I hope that the decision-makers in South Africa take time to listen to and watch these presentations and to understand that the course they are currently embarked upon – to legalise rhino horn trade – may well turn a disaster into a crisis and increase not decrease levels of rhino poaching.

Anyway, enough from me.  Pour yourself a lemonade, plump up the cushions and see what you think.

Blogging off,

Will

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Working for Change

May 28th, 2015

Dear Friends,

As the summer approaches here in the UK, many people prepare for a well-deserved break, a holiday, time to recharge the batteries and reconnect with friends and family.

My colleague, Daniel Turner, reflects on these themes in his Guest Blog which follows.

He is right – it is a struggle but we are making progress.

So over to Daniel.

Blogging off

Will

Working for Change

Let’s face it, working for an international animal protection NGO is hard. Working long hours striving to achieve what is often regarded as an impossible task: to improve the lives of individual animals. At the Born Free Foundation one of our short and medium term objectives is to improve the conditions for wild animals housed in captivity and our focus is the millions of wild animals in zoos, circuses and the individual animals kept as private ‘pets’ – all exploited in one way or another to provide entertainment. Ultimately, we believe wild animals should not be kept in captivity, but whilst we continue to challenge the concept, much of our work focuses on the welfare of the individual animal and the laws that should be providing for their protection.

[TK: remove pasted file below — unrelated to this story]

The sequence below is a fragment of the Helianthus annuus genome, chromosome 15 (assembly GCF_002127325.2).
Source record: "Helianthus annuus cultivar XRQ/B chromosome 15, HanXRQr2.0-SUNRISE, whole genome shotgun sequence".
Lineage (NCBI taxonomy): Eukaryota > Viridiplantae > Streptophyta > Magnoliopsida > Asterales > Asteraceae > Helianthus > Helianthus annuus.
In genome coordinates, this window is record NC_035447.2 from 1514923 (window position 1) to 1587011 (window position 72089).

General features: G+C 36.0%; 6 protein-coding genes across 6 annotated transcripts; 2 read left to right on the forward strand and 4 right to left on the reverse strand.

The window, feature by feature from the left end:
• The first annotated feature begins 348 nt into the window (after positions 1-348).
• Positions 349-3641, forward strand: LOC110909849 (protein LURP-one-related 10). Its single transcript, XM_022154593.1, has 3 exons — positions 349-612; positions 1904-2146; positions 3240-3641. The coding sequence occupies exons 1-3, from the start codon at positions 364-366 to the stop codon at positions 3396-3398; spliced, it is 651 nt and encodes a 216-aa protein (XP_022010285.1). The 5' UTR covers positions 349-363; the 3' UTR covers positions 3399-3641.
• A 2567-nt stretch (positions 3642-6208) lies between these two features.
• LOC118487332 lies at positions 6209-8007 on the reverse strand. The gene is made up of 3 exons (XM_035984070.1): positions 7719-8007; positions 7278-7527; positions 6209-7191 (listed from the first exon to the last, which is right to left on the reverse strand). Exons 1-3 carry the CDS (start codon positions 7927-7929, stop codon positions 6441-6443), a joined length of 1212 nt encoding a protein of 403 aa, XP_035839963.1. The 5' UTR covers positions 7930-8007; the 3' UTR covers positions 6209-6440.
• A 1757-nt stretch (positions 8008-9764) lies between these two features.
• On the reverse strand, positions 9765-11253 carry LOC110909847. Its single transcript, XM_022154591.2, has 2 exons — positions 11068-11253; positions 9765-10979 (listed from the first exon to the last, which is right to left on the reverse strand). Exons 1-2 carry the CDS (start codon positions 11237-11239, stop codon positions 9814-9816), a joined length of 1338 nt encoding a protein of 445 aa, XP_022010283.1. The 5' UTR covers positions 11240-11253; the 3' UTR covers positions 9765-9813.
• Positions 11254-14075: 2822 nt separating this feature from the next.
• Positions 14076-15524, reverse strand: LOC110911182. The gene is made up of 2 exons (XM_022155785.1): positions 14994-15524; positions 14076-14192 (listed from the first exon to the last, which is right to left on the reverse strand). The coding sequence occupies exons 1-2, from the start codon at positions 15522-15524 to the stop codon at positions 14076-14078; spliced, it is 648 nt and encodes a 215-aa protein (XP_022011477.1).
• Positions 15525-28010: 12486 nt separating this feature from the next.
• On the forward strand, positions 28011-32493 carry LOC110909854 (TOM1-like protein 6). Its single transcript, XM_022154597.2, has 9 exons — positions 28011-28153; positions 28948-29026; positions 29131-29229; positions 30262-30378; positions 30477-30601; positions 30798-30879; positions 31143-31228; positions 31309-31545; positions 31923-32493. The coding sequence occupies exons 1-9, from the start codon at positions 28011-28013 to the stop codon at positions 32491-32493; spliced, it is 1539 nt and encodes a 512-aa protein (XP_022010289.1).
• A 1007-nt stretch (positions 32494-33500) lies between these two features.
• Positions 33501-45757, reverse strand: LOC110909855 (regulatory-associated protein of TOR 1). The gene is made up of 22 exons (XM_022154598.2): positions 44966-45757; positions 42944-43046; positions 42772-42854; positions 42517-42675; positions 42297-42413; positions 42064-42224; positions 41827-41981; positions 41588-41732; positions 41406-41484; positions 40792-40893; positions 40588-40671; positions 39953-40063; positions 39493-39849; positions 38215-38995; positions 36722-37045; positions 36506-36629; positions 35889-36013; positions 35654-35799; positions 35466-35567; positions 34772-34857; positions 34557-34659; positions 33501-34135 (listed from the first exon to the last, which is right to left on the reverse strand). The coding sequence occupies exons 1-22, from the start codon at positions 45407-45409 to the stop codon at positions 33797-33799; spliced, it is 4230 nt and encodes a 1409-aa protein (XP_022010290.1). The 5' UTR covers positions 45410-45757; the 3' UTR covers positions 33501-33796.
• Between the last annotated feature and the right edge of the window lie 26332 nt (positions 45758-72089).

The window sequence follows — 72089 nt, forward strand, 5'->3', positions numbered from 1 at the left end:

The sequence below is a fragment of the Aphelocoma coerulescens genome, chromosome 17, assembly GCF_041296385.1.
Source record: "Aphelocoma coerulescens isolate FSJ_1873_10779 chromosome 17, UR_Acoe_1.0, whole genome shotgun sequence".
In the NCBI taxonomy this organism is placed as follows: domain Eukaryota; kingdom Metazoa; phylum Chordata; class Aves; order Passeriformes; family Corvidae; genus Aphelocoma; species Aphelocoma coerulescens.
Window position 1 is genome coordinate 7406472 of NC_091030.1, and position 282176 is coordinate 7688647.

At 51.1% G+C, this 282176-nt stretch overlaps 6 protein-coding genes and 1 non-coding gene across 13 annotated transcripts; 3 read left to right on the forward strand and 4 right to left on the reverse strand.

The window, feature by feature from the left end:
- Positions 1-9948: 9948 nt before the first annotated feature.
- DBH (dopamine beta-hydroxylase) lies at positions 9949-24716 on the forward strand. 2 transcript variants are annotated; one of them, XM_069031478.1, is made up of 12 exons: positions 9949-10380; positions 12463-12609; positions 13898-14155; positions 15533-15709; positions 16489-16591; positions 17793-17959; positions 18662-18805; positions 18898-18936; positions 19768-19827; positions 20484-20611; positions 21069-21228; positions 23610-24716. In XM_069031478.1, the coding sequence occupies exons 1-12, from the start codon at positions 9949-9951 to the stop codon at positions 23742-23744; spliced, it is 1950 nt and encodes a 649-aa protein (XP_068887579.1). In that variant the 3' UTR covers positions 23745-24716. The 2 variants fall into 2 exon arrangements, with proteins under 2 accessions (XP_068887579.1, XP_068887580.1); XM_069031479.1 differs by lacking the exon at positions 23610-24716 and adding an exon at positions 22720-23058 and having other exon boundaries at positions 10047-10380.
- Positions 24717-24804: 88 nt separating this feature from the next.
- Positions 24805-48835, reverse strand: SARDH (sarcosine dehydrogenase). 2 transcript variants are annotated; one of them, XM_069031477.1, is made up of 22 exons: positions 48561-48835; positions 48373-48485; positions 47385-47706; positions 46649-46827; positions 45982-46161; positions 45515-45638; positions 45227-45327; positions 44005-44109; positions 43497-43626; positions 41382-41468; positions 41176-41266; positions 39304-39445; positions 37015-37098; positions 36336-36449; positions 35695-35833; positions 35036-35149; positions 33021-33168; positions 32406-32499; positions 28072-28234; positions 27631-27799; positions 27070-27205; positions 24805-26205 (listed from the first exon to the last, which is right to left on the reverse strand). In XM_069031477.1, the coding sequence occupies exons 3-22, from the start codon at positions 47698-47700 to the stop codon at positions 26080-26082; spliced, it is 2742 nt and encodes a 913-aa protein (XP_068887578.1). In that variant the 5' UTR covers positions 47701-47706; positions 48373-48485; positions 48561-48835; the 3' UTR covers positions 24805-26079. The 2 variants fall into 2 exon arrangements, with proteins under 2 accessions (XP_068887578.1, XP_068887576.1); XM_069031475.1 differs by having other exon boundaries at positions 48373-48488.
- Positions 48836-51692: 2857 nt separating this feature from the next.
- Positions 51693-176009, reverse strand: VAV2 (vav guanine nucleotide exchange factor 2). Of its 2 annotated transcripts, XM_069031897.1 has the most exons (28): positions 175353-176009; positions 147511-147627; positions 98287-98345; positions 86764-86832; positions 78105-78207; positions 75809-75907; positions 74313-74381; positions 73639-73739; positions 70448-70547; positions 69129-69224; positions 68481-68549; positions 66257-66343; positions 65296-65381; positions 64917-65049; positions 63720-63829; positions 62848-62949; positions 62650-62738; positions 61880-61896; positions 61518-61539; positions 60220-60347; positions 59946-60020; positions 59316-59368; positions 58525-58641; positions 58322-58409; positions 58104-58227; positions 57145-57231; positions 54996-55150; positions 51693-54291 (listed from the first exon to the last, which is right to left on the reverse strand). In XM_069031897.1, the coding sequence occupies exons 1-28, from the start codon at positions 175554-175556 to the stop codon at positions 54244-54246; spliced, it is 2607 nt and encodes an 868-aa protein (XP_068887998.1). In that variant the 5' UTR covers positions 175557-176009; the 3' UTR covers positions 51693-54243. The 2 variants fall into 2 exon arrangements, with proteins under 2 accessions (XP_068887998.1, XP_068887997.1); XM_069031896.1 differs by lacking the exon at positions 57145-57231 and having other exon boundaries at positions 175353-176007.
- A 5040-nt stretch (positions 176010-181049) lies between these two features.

Fueling our onward momentum are the momentary successes which have recently included an end to the purchasing of wild-caught dolphins from the notorious Japanese Taiji dolphin hunt by the 1000 members of the Japanese Association of Zoos and Aquaria (JAZA), a successful campaign to end the production of ‘Dolphins with the Stars’, a reality TV show exploiting dolphins in a Portuguese zoo, and the agreement by individual travel companies to stop offering holiday activities that may involve any cruel treatment of animals. Successes that make all the hard work worth it.

Our struggle to bring positive change for animals and to develop compassionate policy continues, but what is obvious is we are not alone. Millions of people support our work, thousands of people send us reports of animal cruelty and neglect seeking our support and help, and those that can, send us donations so we can continue our work. As I enter my 15th year working for the Born Free Foundation, it is clear to me that despite the hard work, there is change, life for animals in captivity is improving, better laws now exist to protect animals and increasingly more people support our belief that wild animals belong in the wild.